Mini Movie Review (BIT)

The lesbian teenage vampire movie BIT (2019) was, to sum it up in a word, dope. I mean that in both a good and trashy sense. This was fun, thoughtful escapism with excellent feminist and inclusion-oriented messaging. I enjoyed a lot of the music and the young women’s sexy outfits. The lead vampiress of the gang (Diana Hopper as “Duke”) was quite lovely and kick ass. I like how imaginative campy sensibilities can still come through in contemporary movies– albeit on rare occasion– and not just in productions made before, say, 1975 (though, especially, during the 1940s through the 1960s). I also appreciated the portrayal of teenaged angst by the lead character Laurel (Nicole Maines). I felt empathy and compassion for her and a few others in the movie, such as Laurel’s sweet older brother Mark (James Paxton) and her awkward gay best friend Andy (Matt Pierce). I only wish we viewers saw a bit more of Andy in the story.

I’m not a fan of vampire movies in general, but I like the occasional ones with a good twist or two. BIT delivered enough twists, including the feminist lesbian one, which kept it interesting for me and not overly-formulaic. 

Mini Movie Review (GODZILLA VS. KONG)

For those who enjoy Kaiju movies, GODZILLA VS. KONG, released earlier this year, was a lot of fun. There were some great, colorful visual effects. I found myself liking both Godzilla and Kong. The indigenous island girl communicating with Kong through sign language added a sweet, humanizing touch. And I appreciated the message of nature balancing things out, including overcoming out of control man-made (yes, made by arrogant men) technology.

Movie Review (THE ISLAND)

As far as I’m concerned, THE ISLAND (2005), directed by Michael Bay and produced by DreamWorks, is a modern science fiction classic. I watched this movie very recently since last seeing it in a theater as a new release. The film, which takes place in 2019, now two years past, holds up well after the better part of two decades. Granted, some of the technology presented, such as flying cars and motorcycles, still has not come into existence. Because of this, I would have added another decade into the future for when the story takes place, but perhaps the production’s creators wanted to be more immediate for the sake of relevancy to real life issues. In any case, the bold, saturated colors and periodic closeups lend an effective immediacy, intensity, and intimacy to the movie. The antiseptic, straight-lined, futuristic sets are grimly fascinating and claustrophobic (like institutions of science can often be, I find), making it easy to empathize with the two protagonists.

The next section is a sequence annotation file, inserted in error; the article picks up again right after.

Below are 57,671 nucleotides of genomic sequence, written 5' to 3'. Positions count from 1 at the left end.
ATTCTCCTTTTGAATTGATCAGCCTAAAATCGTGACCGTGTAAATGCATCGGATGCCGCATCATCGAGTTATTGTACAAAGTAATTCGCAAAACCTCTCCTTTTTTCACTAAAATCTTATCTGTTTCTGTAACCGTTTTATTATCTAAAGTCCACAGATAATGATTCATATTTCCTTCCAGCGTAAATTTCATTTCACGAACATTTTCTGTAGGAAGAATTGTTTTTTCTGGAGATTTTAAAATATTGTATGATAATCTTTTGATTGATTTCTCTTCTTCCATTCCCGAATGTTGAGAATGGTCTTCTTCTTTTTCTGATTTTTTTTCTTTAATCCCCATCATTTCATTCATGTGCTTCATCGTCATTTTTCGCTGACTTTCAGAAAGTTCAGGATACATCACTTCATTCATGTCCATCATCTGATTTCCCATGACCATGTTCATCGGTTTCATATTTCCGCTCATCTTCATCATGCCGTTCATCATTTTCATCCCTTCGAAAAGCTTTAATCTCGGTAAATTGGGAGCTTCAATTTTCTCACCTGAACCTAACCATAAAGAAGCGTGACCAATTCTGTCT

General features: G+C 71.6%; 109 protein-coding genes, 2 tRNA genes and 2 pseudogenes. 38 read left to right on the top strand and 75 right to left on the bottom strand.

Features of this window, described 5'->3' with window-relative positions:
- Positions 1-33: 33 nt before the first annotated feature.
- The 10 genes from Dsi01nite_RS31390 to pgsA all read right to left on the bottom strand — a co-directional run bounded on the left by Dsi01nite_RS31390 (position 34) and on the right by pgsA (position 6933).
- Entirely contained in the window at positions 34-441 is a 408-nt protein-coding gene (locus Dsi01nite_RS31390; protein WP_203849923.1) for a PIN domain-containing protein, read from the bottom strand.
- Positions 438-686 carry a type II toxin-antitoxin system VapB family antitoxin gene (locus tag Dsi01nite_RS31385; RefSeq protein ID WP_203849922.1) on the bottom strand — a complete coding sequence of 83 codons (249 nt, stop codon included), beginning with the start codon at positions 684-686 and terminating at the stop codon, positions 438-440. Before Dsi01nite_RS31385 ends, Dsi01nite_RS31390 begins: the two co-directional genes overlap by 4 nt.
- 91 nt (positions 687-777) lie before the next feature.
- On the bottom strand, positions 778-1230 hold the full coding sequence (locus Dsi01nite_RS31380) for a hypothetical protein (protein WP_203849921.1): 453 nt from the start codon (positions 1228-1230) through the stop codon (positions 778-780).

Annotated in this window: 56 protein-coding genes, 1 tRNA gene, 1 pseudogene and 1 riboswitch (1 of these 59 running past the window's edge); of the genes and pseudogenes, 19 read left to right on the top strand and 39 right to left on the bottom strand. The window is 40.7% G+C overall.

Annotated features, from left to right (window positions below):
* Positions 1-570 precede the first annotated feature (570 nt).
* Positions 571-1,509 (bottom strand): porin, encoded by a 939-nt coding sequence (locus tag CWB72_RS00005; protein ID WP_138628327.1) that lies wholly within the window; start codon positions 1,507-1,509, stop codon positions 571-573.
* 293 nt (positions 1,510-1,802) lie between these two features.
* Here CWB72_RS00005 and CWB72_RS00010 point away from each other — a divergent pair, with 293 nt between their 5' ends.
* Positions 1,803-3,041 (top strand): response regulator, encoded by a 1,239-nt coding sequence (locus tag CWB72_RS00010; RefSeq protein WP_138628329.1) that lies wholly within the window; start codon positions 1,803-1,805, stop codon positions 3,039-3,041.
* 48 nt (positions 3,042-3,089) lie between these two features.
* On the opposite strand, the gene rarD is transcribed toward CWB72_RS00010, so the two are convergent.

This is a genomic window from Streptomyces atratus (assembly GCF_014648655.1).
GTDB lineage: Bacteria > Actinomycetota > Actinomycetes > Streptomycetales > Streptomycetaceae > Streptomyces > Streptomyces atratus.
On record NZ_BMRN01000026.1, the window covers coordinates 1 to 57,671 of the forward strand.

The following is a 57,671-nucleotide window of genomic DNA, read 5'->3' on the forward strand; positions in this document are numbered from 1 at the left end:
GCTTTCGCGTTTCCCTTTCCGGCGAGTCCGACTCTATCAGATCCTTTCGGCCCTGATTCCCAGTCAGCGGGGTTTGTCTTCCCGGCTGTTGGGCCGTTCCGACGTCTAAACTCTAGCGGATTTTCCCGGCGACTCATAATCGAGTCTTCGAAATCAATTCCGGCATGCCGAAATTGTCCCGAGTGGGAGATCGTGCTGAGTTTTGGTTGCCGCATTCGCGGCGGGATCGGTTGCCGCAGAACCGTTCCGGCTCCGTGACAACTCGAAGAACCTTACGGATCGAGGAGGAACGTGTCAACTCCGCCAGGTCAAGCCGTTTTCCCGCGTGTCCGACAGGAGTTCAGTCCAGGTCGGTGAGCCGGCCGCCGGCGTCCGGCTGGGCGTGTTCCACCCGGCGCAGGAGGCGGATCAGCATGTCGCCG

THE ISLAND initially takes place in some mysterious massive facility where several clones of adult people reside and are heavily monitored by a staff of uniformed, often intrusive, workers. Ewan MacGregor plays Lincoln Six Echo, an especially bright and curious clone who begins to push against the hum drum existence doled out to him. Recurring, disturbing dreams also add to his restlessness. Jordan Two Delta (Scarlett Johansson) is his close friend and love interest. These two and all of the other clones each await winning a frequently held lottery. The winner gets to leave the sterile facility and go to the Island, a supposedly idyllic place that is free of deadly contamination, unlike the rest of the earth, which has gone through some vaguely explained, human-caused apocalypse. When Jordan wins the lottery one day, Lincoln panics and quickly persuades her to escape with him. He suspects much nefariousness is afoot, including the likelihood that there is no actual Island.

The entire cast is very competent, with Steve Buscemi providing occasional comic relief as James McCord, a technician/mechanic employee of the facility who befriends Lincoln before the start of the film. He later aids the two main characters on their adventure. Sean Bean plays Dr. Bernard Merrick, the director of and ruthless mastermind behind the institution. He hires highly skilled mercenary and security specialist Albert Laurent (Djimon Hounsou) to pursue and capture Lincoln and Jordan after they escape to the outside world. Much intrigue and action ensues. MacGregor’s precocious and thrill-seeking Lincoln Six Echo is a good foil to Johansson’s more innocent but feisty Jordan Two Delta. I felt they had believable sexual chemistry.

THE ISLAND is a powerful blend of dystopian screenplay and intriguing action movie which speaks to the superficiality and entitlement of glorified wealth culture and how dehumanization is a real danger/problem within capitalism, including when it is united with science. It isn’t often that speculative fiction in cinema is thought-provoking while being well-done overall in terms of acting, writing, and production values. THE ISLAND happens to be a screen drama that meets all these standards and entertained me throughout.

Mini Movie Review (SNOWPIERCER)

The off beat science fiction action film SNOWPIERCER (2013) is a gritty and fantastical post apocalypse allegory which effectively explores classism and subsequent other issues such as dehumanization and substance addiction. Chris Evans and the rest of the cast perform excellently, all within the setting of an enormous train that houses the remainder of humanity in a world enduring a human-made second ice age in the year 2031. The script is intriguing and movingly written. And Tilda Swinton is always fun to watch. She portrays quite a smug yet entertaining villainess here. The colorful and often almost surreal visuals reminded me of the 1990s movies DELICATESSEN and CITY OF LOST CHILDREN. The pace is fast and never dull, the story thought provoking.

Brief Note to Self About Narcissism

Note to Self: Narcissistic people are everywhere, living from a deeply self-centered “I above everyone else” frame of mind. It’s so important to give this way of thinking as little validation as possible while doing whatever you can to genuinely value the whole person(s) before you as (an) equal(s), neither above or less than any of us. Mindfulness around actually practicing/applying this view is key. Please remain aware and alert as best as possible. Enjoy and nurture genuine reciprocity (true connection) with others wherever you can, like the precious life resource that it is.